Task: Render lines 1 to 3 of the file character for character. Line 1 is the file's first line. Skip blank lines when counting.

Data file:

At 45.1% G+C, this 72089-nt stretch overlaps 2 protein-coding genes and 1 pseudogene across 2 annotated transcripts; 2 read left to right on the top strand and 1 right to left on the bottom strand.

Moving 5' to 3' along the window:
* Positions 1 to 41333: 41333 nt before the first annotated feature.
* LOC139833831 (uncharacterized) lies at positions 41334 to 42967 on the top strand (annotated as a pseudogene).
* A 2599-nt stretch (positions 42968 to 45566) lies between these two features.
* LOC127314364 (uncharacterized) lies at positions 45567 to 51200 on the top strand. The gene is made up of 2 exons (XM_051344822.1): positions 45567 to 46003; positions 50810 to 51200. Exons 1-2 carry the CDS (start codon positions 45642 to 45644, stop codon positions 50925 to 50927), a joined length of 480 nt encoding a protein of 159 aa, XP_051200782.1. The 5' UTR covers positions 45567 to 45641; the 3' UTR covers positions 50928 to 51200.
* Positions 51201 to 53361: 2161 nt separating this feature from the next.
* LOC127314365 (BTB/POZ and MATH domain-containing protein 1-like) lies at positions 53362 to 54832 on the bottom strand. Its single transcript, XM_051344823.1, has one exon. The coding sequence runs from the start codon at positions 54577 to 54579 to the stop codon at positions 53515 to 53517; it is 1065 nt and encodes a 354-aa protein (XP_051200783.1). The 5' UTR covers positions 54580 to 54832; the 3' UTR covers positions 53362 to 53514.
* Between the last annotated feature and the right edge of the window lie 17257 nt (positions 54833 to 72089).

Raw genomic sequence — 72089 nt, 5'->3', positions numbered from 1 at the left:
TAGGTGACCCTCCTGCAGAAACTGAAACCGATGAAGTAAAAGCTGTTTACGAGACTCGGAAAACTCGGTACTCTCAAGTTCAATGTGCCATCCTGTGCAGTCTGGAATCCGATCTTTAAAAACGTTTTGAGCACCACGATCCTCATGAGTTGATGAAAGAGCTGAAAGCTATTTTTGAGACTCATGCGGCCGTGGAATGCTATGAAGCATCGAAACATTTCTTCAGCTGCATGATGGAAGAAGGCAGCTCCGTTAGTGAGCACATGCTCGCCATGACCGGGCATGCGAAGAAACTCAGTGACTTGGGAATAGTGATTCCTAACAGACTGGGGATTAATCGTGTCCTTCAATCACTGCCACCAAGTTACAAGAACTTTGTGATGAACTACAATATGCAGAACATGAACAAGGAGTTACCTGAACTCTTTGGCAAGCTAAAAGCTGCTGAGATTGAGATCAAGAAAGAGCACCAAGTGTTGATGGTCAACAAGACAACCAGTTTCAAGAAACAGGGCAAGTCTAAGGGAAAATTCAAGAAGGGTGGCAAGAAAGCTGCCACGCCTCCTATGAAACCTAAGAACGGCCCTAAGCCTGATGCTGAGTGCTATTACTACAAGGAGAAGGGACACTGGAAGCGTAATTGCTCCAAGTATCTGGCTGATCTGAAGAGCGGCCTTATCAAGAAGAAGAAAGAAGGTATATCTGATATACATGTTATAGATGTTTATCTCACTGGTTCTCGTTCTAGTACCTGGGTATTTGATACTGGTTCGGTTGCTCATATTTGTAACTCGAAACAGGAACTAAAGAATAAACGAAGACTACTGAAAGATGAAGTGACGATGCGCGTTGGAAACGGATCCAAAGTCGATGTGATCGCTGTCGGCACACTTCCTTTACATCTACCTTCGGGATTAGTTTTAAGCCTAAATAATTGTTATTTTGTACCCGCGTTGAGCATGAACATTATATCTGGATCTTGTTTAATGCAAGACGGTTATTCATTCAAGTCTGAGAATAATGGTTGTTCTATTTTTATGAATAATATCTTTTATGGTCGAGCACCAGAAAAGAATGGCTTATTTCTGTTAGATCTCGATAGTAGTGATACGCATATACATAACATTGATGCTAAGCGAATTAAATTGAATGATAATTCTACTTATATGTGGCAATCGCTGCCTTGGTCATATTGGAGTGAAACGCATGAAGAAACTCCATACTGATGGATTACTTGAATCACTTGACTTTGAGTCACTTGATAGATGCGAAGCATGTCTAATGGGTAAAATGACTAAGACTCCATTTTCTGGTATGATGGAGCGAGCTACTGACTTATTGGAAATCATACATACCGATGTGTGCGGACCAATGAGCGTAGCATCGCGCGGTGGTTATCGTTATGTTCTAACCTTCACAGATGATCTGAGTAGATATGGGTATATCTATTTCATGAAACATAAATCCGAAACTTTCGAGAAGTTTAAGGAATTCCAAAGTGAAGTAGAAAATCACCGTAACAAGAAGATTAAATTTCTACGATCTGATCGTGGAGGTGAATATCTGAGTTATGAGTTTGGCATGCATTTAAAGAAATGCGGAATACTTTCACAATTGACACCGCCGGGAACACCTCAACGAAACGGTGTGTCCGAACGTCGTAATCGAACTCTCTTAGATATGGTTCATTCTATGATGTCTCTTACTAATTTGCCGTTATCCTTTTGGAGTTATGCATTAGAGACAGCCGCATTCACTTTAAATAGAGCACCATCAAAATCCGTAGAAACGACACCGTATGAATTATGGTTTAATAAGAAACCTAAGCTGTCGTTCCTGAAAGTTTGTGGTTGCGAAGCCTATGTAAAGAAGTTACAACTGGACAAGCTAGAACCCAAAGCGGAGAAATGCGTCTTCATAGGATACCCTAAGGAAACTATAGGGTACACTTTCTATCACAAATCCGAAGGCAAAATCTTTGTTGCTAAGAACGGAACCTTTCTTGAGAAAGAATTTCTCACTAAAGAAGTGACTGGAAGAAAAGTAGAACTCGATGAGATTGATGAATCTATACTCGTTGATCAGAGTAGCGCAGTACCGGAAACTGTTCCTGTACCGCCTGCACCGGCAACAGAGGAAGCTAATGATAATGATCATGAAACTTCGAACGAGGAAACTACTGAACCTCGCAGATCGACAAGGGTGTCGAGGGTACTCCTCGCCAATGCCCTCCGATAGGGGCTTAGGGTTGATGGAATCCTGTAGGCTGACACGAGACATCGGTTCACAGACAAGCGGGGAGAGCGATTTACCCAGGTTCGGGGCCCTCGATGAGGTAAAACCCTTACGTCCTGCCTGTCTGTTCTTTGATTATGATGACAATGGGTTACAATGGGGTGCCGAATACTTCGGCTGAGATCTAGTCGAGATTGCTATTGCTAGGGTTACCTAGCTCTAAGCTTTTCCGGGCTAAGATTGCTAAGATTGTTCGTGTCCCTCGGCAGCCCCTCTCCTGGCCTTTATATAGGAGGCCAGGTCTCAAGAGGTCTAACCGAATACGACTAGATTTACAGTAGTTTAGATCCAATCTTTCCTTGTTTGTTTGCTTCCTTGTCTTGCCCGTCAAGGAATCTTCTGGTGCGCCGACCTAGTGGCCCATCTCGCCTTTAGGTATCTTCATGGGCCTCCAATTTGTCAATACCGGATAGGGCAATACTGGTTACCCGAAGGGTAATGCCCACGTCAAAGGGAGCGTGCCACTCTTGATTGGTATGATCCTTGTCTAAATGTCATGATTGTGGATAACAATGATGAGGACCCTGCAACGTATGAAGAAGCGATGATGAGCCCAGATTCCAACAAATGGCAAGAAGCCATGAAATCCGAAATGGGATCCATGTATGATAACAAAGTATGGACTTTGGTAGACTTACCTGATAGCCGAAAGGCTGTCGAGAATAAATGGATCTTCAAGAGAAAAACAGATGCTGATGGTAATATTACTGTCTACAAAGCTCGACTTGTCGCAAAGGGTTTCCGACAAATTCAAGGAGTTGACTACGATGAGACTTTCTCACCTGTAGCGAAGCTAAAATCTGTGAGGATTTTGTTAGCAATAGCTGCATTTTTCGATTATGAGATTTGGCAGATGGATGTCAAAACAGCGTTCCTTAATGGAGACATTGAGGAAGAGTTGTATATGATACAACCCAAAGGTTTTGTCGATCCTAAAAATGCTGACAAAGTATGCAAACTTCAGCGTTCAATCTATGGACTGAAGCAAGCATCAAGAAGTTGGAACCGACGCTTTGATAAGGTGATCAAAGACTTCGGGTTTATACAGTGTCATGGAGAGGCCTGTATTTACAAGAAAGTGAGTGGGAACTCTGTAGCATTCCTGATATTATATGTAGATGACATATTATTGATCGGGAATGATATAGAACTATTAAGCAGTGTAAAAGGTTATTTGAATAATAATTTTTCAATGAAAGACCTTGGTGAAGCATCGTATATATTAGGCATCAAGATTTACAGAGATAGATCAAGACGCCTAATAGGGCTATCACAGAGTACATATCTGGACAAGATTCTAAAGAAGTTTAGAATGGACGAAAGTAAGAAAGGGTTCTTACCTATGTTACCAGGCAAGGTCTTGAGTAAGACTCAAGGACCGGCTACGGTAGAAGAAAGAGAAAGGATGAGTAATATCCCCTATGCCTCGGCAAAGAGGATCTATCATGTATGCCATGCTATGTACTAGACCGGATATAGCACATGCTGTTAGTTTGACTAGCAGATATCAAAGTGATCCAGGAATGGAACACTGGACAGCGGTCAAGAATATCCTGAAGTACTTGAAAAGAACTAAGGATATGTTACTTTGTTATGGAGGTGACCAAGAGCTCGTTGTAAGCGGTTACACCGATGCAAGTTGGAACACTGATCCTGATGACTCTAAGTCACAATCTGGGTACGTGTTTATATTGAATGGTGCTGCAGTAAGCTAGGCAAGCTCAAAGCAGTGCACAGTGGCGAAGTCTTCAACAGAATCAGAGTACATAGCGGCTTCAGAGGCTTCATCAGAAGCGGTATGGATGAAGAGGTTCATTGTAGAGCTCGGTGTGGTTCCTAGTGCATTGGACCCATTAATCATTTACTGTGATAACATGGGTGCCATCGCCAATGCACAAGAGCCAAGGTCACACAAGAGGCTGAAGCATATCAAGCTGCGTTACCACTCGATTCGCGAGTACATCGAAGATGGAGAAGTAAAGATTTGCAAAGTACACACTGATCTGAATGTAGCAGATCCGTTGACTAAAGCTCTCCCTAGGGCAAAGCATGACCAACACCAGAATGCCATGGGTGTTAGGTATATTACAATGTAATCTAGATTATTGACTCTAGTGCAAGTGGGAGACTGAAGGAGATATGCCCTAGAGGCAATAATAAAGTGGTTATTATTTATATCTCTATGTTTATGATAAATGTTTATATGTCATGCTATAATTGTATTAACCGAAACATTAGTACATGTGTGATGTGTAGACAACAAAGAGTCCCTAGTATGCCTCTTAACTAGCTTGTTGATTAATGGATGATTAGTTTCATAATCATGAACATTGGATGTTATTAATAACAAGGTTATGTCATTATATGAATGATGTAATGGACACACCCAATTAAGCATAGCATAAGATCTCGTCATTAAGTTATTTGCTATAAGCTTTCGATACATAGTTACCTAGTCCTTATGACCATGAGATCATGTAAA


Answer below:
At 45.1% G+C, this 72089-nt stretch overlaps 2 protein-coding genes and 1 pseudogene across 2 annotated transcripts; 2 read left to right on the top strand and 1 right to left on the bottom strand.

Moving 5' to 3' along the window:
* Positions 1 to 41333: 41333 nt before the first annotated feature.